2 months ago • 2 mins
Everyone has difficult days. But with sluggish economic growth, sweaty inflation, and interest rates that are higher than they’ve been in decades, 2024 is shaping up to be a rough year for investors. Adding to the uncertainty is this year’s rise in geopolitical risks and the fact that about 40% of the world’s population (and 40% of the global economy) will be holding some form of national elections next year. With all that going on, there’s a strong potential for major leadership and policy changes. It’s no surprise, then, that a lot of investors are tempted to move to the sidelines, seeking comfort in cash.
But Gargi Pal Chaudhuri, head of iShares Investment Strategy Americas at BlackRock, says that wouldn’t be the smartest move. Back when interest rates were shooting up, that made sense, but now that the Federal Reserve (the Fed) has likely hoisted rates as high as they’re going to go, it’s a tougher call. In plain terms, chilling on the sidelines and hoping for some crystal-clear picture on policy rates might mean you’re missing out on the good stuff happening in other places.
The chart shows how stocks, bonds, and cash perform during specific phases of the Fed rate game. And in times like now, when the Fed’s taking a breather between hiking rates and cutting them, stocks and bonds usually massively outpace cash. But this opportunity tends not to linger. In the five rate-hiking cycles since 1990, the Fed took only about 10 months to go from hike to cut.
Now, Chaudhuri expects positive, but slower, economic growth in 2024, and doesn’t see any rate cuts until the second half of the year. That probably means you’ll see decent – but not mind-blowing – returns in the stock market, but with potential hiccups along the way. Chaudhuri’s betting on quality stocks and large-cap stocks with strong balance sheets: they’re likely to hit their groove in the slow dance of interest rates. And, she says, if you want to play things extremely safe and don’t mind swapping some potential gains for a safety net, adding in some buffered ETFs could be your jam. They can be nice to have when things get wobbly.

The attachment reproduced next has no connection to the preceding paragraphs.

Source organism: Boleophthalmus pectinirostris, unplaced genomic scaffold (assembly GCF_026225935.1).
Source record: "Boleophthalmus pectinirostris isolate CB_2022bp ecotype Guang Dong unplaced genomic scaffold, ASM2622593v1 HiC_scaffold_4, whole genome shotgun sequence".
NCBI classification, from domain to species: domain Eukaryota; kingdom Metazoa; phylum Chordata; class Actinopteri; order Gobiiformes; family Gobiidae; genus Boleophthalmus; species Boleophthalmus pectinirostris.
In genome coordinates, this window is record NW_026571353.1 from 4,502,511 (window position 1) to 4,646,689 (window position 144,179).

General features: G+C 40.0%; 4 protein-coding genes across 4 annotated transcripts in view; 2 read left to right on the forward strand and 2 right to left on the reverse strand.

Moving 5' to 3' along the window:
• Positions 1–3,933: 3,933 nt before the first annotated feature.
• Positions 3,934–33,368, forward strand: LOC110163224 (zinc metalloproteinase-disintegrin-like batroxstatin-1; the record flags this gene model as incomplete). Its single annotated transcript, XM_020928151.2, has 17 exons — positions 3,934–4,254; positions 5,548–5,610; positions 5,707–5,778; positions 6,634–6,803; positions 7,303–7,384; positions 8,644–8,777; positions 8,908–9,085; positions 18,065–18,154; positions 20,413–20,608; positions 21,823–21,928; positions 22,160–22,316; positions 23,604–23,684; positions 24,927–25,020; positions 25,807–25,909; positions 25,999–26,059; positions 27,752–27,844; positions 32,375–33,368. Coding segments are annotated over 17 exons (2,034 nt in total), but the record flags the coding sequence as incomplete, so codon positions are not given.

From the iShares lineup, you could consider the iShares Large Cap Moderate Buffer ETF (IVVM; 0.53%), the iShares MSCI USA Quality Factor ETF (QUAL; 0.15%), the iShares MSCI USA Min Vol Factor ETF (USMV; 0.15%), or the iShares Large Cap Deep Buffer ETF (ticker: IVVB; expense ratio: 0.53%). And there are plenty of other buffered ETFs to choose from, here.
Disclaimer: These articles are provided for information purposes only. Occasionally, an opinion about whether to buy or sell a specific investment may be provided. The content is not intended to be a personal recommendation to buy or sell any financial instrument or product, or to adopt any investment strategy as it is not provided based on an assessment of your investing knowledge and experience, your financial situation or your investment objectives. The value of your investments, and the income derived from them, may go down as well as up. You may not get back all the money that you invest. The investments referred to in this article may not be suitable for all investors, and if in doubt, an investor should seek advice from a qualified investment advisor.